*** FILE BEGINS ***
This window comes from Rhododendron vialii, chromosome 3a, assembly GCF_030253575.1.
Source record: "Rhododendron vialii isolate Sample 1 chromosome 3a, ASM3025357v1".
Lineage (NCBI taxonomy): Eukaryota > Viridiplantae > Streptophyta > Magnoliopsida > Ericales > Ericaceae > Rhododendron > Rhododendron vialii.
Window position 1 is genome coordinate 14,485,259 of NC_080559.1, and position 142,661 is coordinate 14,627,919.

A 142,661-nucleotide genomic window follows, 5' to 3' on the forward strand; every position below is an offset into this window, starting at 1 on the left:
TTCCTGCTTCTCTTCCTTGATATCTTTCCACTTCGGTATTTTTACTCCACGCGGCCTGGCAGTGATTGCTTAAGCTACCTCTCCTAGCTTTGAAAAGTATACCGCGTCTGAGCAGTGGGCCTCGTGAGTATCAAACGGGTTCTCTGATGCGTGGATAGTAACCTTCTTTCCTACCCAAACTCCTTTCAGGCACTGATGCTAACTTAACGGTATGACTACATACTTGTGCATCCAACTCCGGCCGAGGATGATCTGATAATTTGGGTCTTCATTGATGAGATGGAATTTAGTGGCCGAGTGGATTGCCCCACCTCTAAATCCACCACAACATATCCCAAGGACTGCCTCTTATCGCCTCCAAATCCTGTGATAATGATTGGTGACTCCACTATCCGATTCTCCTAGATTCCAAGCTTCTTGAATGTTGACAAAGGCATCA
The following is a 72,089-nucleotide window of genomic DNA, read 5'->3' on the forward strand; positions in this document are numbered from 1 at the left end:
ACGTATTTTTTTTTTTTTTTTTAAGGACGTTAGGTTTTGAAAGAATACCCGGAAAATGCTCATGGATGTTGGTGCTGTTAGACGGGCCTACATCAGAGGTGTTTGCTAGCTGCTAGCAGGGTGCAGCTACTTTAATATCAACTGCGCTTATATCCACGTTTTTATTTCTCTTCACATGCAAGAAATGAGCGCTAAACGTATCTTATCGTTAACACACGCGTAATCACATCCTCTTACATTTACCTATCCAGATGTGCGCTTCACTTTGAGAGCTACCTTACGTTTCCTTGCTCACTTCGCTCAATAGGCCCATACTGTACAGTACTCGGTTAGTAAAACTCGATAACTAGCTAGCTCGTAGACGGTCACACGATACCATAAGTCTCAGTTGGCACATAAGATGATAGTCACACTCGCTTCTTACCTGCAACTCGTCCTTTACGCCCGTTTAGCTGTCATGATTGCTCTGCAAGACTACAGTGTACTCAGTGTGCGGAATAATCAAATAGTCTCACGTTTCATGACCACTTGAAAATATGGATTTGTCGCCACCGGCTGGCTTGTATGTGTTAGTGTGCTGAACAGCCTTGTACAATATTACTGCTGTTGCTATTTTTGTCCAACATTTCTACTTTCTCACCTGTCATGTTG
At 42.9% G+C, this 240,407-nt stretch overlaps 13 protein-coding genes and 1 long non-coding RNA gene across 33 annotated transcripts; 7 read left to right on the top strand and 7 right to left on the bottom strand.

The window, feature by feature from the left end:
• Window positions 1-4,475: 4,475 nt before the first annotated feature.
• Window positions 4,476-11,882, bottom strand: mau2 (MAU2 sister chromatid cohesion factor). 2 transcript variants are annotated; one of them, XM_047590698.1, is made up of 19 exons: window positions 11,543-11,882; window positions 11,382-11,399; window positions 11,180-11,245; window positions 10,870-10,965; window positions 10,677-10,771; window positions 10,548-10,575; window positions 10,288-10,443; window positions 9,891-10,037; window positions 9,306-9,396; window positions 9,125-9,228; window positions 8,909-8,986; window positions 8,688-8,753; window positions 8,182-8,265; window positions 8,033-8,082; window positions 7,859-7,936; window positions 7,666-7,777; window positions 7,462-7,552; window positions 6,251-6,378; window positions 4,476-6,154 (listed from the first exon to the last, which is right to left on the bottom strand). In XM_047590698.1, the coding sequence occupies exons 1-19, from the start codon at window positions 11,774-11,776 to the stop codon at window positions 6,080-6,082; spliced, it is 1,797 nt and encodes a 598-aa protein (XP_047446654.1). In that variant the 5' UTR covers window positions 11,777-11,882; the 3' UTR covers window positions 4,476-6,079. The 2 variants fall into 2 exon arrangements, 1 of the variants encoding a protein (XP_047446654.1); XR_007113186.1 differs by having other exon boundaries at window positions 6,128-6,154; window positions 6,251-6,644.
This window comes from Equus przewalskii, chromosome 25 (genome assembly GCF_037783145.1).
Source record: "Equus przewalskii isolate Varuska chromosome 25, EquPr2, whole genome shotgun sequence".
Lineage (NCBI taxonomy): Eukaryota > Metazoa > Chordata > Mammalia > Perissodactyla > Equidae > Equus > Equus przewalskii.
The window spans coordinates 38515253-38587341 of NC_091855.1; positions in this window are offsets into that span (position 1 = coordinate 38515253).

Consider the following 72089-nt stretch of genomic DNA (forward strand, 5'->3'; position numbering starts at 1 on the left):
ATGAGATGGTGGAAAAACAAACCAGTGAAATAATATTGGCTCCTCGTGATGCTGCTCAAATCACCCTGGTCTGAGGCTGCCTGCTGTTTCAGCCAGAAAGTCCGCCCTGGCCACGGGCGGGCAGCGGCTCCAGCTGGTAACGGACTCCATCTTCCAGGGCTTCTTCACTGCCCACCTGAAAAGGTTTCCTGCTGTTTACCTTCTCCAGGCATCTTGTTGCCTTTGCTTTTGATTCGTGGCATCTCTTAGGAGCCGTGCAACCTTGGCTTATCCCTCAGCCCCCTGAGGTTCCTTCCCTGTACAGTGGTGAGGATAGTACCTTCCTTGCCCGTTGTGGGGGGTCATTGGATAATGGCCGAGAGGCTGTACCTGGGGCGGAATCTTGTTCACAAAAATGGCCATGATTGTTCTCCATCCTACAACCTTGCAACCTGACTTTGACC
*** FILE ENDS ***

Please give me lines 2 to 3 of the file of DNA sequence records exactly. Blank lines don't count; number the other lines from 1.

Source record: "Rhododendron vialii isolate Sample 1 chromosome 3a, ASM3025357v1".
Lineage (NCBI taxonomy): Eukaryota > Viridiplantae > Streptophyta > Magnoliopsida > Ericales > Ericaceae > Rhododendron > Rhododendron vialii.